Microsoft’s internal sales kickoff meeting (Microsoft Ready) overlaps with Inspire this year. Microsoft staff who have opted into the MyInspire Connections tool will be available to meet Monday, Tuesday, or Wednesday afternoon (although Wednesday afternoon is the most likely time they will be available). You’ll be able to meet partner roles throughout the conference so focus your Wednesday time on account and specialist team connections. This year, Microsoft employees are a separate search filter, allowing you to distinguish between partner, corporate, and field employees.

Messages can now include hyperlinks and Windows 10 emoticons (press Windows key and period key). However, the number of sent messages is limited (20 messages every 24 hours once they fix a bug). This limit is meant to deter spam and encourage wider use.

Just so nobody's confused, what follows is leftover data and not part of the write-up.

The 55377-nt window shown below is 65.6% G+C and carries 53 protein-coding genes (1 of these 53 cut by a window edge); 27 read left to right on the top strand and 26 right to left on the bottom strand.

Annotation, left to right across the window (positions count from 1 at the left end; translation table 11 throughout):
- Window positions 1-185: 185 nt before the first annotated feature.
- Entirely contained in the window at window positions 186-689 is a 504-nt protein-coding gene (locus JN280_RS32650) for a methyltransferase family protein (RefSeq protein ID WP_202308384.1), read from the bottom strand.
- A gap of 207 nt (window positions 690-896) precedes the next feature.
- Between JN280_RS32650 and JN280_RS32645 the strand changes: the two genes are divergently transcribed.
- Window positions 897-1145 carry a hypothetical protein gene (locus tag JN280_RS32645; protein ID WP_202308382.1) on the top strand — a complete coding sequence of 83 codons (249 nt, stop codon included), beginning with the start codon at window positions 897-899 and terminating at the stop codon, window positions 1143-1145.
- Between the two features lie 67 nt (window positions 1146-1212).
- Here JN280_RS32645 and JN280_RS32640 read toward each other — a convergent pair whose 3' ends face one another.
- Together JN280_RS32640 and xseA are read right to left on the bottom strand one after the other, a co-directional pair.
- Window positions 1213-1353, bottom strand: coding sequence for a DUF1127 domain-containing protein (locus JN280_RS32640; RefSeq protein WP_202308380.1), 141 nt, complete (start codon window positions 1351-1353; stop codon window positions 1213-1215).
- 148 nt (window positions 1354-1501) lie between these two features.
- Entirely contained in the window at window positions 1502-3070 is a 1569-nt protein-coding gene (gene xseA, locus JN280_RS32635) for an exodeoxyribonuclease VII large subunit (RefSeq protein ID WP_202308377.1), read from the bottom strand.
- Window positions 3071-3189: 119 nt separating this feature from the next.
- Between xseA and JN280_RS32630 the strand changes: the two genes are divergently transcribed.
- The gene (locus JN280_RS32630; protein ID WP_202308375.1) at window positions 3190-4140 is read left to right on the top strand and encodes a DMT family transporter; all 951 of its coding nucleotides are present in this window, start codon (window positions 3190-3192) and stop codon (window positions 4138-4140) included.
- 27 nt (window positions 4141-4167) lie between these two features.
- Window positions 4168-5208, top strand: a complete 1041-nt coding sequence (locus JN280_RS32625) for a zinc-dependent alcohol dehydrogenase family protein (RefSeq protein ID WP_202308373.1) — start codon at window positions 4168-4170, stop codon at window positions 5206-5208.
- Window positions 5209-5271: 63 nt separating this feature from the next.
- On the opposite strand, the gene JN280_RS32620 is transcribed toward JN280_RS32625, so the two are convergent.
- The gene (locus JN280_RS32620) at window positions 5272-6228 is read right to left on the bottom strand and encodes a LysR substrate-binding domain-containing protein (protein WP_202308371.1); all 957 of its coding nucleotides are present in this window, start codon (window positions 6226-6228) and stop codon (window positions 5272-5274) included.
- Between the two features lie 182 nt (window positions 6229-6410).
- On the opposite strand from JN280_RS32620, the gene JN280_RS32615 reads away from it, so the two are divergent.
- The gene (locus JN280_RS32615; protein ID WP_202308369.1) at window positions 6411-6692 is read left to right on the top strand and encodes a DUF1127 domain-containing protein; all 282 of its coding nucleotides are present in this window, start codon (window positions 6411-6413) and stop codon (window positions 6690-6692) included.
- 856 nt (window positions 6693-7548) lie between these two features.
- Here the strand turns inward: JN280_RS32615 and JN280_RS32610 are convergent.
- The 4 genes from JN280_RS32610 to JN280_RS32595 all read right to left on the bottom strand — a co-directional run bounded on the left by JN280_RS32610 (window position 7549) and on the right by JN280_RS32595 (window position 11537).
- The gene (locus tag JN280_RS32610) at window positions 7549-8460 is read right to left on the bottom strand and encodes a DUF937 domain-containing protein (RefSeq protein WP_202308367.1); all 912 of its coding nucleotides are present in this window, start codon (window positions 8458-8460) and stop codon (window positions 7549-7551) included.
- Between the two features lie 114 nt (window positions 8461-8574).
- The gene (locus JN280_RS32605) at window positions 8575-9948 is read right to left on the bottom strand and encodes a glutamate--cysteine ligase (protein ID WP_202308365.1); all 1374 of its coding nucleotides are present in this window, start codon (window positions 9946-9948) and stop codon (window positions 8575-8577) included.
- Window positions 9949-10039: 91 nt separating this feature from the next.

Unfortunately, messages and invitations still look like spam in email because all line breaks are stripped out. Craft your message carefully so it is compelling when all jammed together. This is a known bug and may get fixed.

Searching by business type was easier last year (ISV, Reseller, MSP, etc.). This year, there is a lot more choices (over 60). Understand the taxonomy hierarchy by reviewing your own user profile so you search by the exact partner type you are looking for (e.g., “Systems Integration” instead of “Services”).

Two critical search criteria were removed this year: Country and Company size. For example, if you are looking for a mid-sized services partner in Canada, you’ve got over 4,000 people to review. Microsoft is working to add Country back as a search filter (should be resolved this week) and I’ve requested Company Size return as well.